A macabre revenge drama enhanced by the charisma and stunning cinematography of Anil Kapoor


Set in Munabao, a sleepy, parched hamlet near the Rajasthan-Pakistan border, Raj Singh Chaudhary’s Thar is a tribute to American westerns. It has all the usual elements – blood, gore, violence, a barren, indescribable village lost in time, local gangsters, slender village beauties, an aging inspector and a mysterious, brooding stranger. All wonderfully backed by stunning panoramic visuals of remote Rajasthan.

I am a Rajasthani. I was raised in the desert state. I know geography like a native should and yet I looked Shreya Dev Dube’s skillful camera with open-mouthed wonder. Thar’s cinematography is its hero. The parched terrain, the arid hills, the ubiquitous dust and the aridity of it all are so palpable that one feels the acute lack of it. Water, vegetation, humanity. Dubey’s prowess not only provides the right setting for the drama to unfold, it gives the film its true protagonist and thus the title.

The other thing that stands out about Thar is its portrayal of brutality. It’s as wild and shameless as the acts themselves. This Netflix movie is graphically disturbing. Even by the standards of westerns and revenge dramas. Violence begets violence, but beware, this one shows it all – the separation of body parts, the mutilation, the slow torture, the immolation – up close and in distressing detail.

At the heart of it all is Inspector Surekha Singh, a weather-beaten cop six months from retirement, played with inimitable swag by Anil Kapoor. His official rank does not justify his acumen for his work and his spirit to do it well. Dissatisfied with his banal and average career, he wants to go out in style. And soon enough, an opportunity presents itself. There’s a shootout involving cross-border drug trafficking and a local man is found hanging from a tree, inhumanly mutilated. Surekha springs into action.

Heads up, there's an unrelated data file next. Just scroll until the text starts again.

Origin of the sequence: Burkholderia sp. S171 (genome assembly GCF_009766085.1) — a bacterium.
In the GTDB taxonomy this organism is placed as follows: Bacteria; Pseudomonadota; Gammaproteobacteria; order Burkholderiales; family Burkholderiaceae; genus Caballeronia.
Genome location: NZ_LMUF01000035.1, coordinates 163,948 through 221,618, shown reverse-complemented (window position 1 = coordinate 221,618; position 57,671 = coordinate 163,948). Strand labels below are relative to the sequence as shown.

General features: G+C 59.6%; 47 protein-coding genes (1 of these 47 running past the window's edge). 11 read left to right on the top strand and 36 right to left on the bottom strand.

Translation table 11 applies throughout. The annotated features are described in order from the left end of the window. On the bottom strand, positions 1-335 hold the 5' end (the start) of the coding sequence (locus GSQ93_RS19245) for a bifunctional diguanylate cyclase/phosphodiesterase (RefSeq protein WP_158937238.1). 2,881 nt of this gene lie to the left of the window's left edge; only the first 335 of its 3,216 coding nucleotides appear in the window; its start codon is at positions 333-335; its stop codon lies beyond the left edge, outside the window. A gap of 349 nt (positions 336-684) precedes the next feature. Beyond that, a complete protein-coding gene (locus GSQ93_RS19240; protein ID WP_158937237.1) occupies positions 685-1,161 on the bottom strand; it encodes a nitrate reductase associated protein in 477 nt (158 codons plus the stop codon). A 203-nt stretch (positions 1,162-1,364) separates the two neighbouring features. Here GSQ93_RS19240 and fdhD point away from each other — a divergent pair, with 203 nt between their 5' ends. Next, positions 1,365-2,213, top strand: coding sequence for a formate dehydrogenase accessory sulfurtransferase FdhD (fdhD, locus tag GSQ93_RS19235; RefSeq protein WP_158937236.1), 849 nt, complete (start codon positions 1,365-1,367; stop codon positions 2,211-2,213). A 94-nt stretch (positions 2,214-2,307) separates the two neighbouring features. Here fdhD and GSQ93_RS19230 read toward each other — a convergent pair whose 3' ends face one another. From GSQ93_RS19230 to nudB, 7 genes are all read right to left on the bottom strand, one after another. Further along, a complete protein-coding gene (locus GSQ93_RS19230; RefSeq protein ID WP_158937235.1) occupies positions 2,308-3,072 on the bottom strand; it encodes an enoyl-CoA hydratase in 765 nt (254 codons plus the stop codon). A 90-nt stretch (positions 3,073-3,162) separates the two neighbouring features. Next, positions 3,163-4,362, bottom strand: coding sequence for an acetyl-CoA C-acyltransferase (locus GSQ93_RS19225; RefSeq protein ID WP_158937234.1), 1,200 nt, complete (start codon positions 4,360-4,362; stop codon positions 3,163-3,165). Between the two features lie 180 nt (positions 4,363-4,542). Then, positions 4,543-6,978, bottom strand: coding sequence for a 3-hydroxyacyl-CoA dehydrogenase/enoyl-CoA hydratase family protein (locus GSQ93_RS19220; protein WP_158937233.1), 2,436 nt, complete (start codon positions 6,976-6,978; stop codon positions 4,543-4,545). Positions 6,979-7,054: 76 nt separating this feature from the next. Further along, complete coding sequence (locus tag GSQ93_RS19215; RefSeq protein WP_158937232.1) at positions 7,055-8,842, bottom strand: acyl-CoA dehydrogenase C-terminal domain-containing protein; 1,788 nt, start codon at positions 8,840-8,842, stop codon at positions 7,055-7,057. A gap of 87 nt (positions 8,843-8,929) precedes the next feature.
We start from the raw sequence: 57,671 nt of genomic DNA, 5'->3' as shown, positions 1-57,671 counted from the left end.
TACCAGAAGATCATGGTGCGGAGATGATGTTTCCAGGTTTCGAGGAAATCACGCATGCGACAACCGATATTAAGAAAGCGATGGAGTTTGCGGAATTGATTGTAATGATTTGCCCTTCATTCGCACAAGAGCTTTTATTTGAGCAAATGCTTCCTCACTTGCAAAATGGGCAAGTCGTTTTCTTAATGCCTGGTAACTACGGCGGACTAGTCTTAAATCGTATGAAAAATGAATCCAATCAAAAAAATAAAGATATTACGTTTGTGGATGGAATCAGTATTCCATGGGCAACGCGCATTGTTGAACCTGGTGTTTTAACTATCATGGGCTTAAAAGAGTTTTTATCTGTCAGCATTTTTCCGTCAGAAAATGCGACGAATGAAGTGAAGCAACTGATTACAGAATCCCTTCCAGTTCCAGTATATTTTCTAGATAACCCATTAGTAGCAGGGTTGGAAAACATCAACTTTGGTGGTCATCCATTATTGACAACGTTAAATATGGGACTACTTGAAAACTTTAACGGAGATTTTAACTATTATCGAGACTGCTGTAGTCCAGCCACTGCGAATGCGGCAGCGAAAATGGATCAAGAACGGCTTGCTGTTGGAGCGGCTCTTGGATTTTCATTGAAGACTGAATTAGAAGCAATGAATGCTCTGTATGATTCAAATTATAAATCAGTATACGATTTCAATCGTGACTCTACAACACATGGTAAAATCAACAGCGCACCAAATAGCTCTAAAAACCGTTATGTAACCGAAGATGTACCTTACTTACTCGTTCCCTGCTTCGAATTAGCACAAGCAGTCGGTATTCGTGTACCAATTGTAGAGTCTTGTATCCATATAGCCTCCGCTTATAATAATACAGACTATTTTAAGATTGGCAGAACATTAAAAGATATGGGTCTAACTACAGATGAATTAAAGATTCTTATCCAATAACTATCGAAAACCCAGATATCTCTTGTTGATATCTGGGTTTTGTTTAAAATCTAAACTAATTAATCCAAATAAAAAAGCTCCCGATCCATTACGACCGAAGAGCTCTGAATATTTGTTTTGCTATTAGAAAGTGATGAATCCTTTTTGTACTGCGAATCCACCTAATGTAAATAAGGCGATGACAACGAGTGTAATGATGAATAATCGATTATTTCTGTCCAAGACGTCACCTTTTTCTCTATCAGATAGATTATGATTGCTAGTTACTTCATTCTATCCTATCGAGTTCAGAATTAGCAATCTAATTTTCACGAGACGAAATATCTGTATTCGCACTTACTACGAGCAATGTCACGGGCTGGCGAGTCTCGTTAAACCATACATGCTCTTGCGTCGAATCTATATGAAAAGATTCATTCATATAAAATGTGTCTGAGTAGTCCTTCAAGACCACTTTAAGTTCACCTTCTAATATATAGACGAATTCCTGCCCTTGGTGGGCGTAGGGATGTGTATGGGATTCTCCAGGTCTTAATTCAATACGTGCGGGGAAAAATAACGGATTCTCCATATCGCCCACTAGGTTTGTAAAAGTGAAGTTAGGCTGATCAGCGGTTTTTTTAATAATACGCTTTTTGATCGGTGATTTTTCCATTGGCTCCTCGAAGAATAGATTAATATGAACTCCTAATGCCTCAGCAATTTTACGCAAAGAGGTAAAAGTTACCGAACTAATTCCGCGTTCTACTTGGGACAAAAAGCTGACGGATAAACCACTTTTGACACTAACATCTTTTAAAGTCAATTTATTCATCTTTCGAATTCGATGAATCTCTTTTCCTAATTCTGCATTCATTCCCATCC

Chaudhary’s writing and additional screenplay by Yogesh Dabuwalla and Anthony Catino make Surekha a complete man. His scenes with his wife and son are few but not without impact. They keep it from being a trope, a cardboard cutout. This is also true for all the other key characters. Whether it’s Panna from Jitendra Joshi, Chetna’s violent and disturbing husband from Fatima Sana Shaikh or Bhure from Satish Kaushik, the aging and unfit assistant to Surekha who belongs to a lower caste, or Gauri from Mukti Mohan, a feisty young mother, Thar gives them all enough room to flourish.

Except for Harshvarrdhan Kapoor’s Siddharth. There is hardly any dialogue in the film. Of course, his character is impenetrable by design. But he’s so underdeveloped that you find it hard to mourn his loss even after the big reveal. Thar makes you doubt the injustice of it all, but it doesn’t let you into Siddharth’s head or heart. Or even his world. You know so little about him that you feel like a spectator.

If you can’t wait to see the father-son duo Kapoor’s on-screen chemistry, how good or how great they are, you’d be disappointed. Because the movie doesn’t give them much time together. Although this puts them both in Munabao, their paths barely cross, and each time they do, their exchange is superficial, minimal. I would love to see them back together in a movie soon, in roles that make better and more enjoyable use of their off-screen relationship.

In its processing and tonality, Thar will remind you of Abhishek Chaubey’s 2019 film Sonchiriya. Set in Chambal in 1975 (10 years before Thar’s timeline), it revolves around a group of dacoits and features memorable performances by Manoj Bajpayee, Sushant Singh Rajput and Ranvir Shorey. However, in his messaging, Thar draws inspiration from Sriram Raghavan’s Badlapur (2015) and Suresh Triveni’s Jalsa, which was released earlier this year. The two films, though they treat the subject very differently, are thought-provoking meditations on the need and futility of revenge.

Thar ends as it begins – with Surekha’s monologue used as the voice-over, first to introduce the setting and finally to settle all the details. In the climactic sequence, he philosophically says, “Badla lene wala hamesha do kabar khodta hai, ek dushman ki, ek apni.” Who can argue with that?

Read other plays by Sneha Bengani here.

First post: STI


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